He added, “At the end of the day I still didn’t get a bad vote, I’d be still happy enough and under normal circumstances 950 votes would have got you over the line, Fianna Fáil with Rachel Hartigan’s vote, Pat O’Gorman’s vote and David Griffin’s vote amounted to 4,500 which is a huge take of the vote when the total was around 11,500 in the Shannon MD, it is a massive amount”.

Of annoyance to PJ was that new arrivals to the country got a vote. “If I want to go down the road of talking about sour grapes the one thing that I’d be slightly sour about is the amount of immigrants and migrants that voted, they all had a vote including Ukrainians and they probably will be gone out of the country in twelve months or a year and a half and we the people of the electoral area in Clare will be left with the aftermath of that, they will have had a say on the day but they possibly could have changed the course”.

Persons residing in Knockalisheen, the Radisson, the Castle Hotel and the Oakwood were among those he referenced. In terms of candidates who benefitted as a result, PJ said, “I suppose some of the smart people who got a mini-bus went into a polling booth and voted with them, fair play to them for doing that but the gripe I would have is that they got the chance to vote in our local area and will probably be gone out of it in twelve months time and we’ll be left with what they chose, it is the one thing I’d be sour about”.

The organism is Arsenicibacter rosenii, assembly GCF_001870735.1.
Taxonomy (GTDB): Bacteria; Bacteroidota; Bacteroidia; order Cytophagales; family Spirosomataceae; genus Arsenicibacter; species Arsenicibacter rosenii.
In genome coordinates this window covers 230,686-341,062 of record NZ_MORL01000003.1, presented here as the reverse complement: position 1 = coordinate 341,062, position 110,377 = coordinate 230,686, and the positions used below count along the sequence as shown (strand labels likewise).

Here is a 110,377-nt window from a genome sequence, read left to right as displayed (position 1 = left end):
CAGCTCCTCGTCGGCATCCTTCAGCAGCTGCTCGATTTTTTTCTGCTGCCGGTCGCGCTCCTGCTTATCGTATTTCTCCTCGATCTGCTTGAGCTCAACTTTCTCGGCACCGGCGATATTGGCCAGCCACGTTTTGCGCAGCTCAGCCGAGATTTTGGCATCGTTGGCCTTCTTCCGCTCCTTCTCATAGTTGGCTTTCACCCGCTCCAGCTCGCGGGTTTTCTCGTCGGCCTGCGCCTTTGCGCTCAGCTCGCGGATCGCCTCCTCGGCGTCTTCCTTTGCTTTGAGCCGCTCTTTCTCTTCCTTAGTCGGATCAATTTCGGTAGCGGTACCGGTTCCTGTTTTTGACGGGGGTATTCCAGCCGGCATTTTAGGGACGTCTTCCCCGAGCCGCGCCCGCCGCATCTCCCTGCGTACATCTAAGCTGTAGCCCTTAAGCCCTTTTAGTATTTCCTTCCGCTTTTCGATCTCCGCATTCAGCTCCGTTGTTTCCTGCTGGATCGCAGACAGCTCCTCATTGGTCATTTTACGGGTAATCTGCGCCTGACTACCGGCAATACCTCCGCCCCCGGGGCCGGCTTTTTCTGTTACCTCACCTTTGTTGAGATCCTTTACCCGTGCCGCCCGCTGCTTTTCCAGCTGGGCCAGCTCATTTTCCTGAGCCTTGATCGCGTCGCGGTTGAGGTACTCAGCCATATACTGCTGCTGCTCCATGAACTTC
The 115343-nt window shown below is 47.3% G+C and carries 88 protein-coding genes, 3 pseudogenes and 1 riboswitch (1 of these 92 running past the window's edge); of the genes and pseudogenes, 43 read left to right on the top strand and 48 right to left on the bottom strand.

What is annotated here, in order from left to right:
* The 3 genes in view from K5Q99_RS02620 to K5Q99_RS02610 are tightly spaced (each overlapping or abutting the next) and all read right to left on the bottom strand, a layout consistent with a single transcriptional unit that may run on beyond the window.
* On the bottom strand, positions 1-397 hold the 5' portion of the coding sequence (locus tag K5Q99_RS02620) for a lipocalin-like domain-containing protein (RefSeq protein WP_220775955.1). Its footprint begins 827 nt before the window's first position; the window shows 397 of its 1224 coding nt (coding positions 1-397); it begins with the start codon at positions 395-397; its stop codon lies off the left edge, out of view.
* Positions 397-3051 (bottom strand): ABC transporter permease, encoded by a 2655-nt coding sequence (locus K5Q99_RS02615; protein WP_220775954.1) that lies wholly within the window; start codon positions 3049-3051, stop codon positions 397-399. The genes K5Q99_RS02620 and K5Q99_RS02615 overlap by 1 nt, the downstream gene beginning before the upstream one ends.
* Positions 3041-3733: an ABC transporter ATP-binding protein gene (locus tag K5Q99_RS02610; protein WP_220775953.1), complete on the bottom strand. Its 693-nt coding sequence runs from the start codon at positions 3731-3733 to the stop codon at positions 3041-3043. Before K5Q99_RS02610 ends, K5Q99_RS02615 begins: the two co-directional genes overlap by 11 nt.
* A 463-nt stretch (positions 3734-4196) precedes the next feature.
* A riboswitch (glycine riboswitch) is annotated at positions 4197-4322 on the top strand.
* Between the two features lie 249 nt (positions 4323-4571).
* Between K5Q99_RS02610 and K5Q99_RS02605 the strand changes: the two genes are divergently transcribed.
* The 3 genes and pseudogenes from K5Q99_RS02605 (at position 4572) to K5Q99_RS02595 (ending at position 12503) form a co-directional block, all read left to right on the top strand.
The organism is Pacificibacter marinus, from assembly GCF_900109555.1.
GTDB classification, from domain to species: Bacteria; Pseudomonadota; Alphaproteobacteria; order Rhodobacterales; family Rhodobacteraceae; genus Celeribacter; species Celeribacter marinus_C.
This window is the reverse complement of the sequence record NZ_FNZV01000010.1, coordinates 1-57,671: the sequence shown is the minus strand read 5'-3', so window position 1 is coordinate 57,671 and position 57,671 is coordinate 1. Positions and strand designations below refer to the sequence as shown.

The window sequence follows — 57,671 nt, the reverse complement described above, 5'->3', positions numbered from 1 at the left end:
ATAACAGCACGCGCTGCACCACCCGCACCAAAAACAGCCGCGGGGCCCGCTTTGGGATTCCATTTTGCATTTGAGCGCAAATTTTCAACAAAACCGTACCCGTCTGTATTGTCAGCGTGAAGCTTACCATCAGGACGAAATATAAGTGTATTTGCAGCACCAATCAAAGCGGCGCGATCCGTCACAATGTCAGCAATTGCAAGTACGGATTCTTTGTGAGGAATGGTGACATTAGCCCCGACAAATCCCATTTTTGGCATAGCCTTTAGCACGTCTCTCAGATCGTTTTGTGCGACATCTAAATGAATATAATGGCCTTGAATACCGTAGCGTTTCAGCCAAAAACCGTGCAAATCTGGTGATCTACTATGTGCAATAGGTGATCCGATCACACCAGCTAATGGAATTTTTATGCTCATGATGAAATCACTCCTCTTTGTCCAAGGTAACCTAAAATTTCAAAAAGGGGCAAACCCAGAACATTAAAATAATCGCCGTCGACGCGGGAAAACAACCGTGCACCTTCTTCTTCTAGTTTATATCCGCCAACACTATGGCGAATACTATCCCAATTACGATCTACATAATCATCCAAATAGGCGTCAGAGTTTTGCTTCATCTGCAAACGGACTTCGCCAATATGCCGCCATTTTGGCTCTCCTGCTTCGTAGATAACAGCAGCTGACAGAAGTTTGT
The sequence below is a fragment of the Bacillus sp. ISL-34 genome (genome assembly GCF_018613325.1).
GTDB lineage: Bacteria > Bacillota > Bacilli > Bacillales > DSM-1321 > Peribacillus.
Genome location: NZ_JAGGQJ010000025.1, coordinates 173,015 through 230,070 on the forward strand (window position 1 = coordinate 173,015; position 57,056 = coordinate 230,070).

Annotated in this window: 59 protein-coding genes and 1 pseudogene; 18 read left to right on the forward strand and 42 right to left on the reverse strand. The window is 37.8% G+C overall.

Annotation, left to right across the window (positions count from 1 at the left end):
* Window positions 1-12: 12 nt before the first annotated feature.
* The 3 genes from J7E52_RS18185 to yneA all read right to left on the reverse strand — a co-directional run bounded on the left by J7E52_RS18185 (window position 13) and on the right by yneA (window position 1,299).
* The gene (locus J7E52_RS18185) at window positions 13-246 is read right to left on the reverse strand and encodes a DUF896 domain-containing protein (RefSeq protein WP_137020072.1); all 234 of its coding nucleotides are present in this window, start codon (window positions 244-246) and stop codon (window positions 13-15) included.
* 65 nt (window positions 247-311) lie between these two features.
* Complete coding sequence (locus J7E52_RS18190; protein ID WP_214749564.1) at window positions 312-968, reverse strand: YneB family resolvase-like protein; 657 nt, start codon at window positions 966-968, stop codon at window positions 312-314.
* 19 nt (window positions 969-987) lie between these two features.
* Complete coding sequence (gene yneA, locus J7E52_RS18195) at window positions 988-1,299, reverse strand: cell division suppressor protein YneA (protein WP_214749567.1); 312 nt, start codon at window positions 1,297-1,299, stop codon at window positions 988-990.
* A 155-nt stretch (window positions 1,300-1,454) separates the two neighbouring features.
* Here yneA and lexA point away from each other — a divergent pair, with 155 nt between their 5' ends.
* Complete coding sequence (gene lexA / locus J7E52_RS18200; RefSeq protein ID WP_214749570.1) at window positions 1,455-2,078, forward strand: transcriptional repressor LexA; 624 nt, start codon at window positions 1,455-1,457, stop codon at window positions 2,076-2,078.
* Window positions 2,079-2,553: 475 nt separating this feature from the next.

O’Gorman damaged his vote in Cratloe but the addition of poll-topper David Griffin (FF) to the ticket took from him in Sixmilebridge. “He has Sixmilebridge connections, his mother (Veronica) is from Sixmilebridge and his grandfather and grandmother are from Cratloe which didn’t help me either, it wouldn’t be a very big secret that Pat McMahon, John Crowe and myself always managed the vote in the Newmarket-on-Fergus, Sixmilebridge and Cratloe area between us, that helped a lot but we always pulled together and have been great friends and we knew what to do to pull out the maximum vote between the three of us”.

With the Shannon MD electorate opting for fresh blood, PJ was a casualty of this approach, he acknowledged. “There’s no doubt about it. When you bring in fresh blood it is easier to convince people that they have a better chance but at the end of the day without sounding sour either I think experience is essential as well, with the best will in the world new people coming in will take at least three years to get used to what is happening. Young people are ambitious and will want to move on further, I wouldn’t have had any ambitions of moving on anywhere only looking after the local people”.

Prior to the election, PJ had expected the 2024-2029 Council term would be his last. “I had envisaged that but I don’t know because if you said to me today will you run again I would say yes but that depends on my health five years down the road, we’ll see how it goes, I’m not ruling out a comeback but it is dependent on my health. I will look at it before the next election and see how much business is unfinished and if it would benefit my community if I put my name on the ballot paper again, I’d be thinking in those terms”.